In Identity Politics of Difference, author Michelle R. Montgomery uses a multidisciplinary approach to examine questions of identity construction and multiracialism through the experiences of mixed-race Native American students at a tribal school in New Mexico. She explores the multiple ways in which these students navigate, experience, and understand their racial status and how this status affects their educational success and social interactions.
Montgomery contextualizes students’ representations of their racial identity choices through the compounded race politics of blood quantum and stereotypes of physical features, showing how varying degrees of "Indianness" are determined by peer groups. Based on in-depth interviews with nine students who identify as mixed-race (Native American–White, Native American–Black, and Native American–Hispanic), Montgomery challenges us to scrutinize how the category of “mixed-race” bears different meanings for those who fall under it based on their outward perceptions, including their ability to "pass" as one race or another.
Identity Politics of Difference includes an arsenal of policy implications for advancing equity and social justice in tribal colleges and beyond and actively engages readers to reflect on how they have experienced the identity politics of race throughout their own lives. The book will be a valuable resource to scholars, policy makers, teachers, and school administrators, as well as to students and their families.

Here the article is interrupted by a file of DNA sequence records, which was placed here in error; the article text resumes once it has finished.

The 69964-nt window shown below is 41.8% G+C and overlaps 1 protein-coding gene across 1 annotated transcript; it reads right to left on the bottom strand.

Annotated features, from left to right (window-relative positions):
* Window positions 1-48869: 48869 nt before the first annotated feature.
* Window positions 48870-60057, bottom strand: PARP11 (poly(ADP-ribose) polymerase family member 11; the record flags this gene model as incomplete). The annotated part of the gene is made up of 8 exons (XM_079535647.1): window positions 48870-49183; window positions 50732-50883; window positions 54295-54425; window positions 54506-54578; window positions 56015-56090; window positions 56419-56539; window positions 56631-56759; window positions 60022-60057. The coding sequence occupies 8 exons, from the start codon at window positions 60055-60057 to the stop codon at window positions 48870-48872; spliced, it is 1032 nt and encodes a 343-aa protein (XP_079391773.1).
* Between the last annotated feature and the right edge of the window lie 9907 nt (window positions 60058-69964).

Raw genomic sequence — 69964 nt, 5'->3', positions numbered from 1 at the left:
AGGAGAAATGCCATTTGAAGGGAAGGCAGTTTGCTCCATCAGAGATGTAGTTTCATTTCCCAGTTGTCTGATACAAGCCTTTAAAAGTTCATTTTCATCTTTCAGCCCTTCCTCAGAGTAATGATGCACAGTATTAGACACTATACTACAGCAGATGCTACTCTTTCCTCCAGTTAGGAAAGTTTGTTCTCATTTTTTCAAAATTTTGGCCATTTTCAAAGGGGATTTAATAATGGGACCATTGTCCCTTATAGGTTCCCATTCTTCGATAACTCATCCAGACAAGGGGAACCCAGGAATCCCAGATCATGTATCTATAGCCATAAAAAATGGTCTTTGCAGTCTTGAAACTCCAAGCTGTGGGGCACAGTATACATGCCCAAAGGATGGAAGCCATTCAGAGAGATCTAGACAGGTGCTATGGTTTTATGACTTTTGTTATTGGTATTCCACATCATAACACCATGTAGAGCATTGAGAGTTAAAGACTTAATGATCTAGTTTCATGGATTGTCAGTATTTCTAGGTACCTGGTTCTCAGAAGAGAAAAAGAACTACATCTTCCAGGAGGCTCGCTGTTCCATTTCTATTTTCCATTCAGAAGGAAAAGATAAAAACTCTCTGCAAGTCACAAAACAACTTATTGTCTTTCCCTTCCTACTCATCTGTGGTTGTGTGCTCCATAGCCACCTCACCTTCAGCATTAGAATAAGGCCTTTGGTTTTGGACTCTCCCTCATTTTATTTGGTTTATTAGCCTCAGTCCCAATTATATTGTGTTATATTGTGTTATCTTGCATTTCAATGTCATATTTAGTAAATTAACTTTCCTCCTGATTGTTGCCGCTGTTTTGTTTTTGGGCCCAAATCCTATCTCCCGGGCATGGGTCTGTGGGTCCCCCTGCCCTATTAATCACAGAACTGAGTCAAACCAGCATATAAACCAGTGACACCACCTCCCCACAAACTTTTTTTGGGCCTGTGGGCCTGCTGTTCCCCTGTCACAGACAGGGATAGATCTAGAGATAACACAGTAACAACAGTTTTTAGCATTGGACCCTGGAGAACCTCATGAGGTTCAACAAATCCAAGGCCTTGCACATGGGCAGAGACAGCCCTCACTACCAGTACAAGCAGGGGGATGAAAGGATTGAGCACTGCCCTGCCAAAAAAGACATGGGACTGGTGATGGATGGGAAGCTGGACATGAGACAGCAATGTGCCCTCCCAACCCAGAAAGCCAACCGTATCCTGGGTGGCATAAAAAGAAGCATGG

For over a century the U.S. has “improved” the peoples of Latin America by promoting everything from representative democracy and economic development to oral hygiene. How did this paternalistic practice evolve and spread globally and what are the troubling consequences for a country with a habit of giving—and for others with a habit of receiving?
Sweig shatters the mythology surrounding the Cuban Revolution in a compelling revisionist history that reconsiders the revolutionary roles of Castro and Guevara and restores to a central position the leadership of the Llano. Granted unprecedented access to the classified records of Castro's 26th of July Movement's underground operatives--the only scholar inside or outside of Cuba allowed access to the complete collection in the Cuban Council of State's Office of Historic Affairs--she details the debates between Castro's mountain-based guerrilla movement and the urban revolutionaries in Havana, Santiago, and other cities.
The Southwestern Indian Polytechnic Institute (SIPI) is a selfdescribed National American Indian Community College in Albuquerque, New Mexico. SIPI is operated by the Bureau of Indian Affairs, an agency of the U.S. government that has overseen and managed the relationship between the government and American Indian tribes for almost two hundred years. Students at SIPI are registered members of federally recognized American Indian tribes from throughout the contiguous United States and Alaska.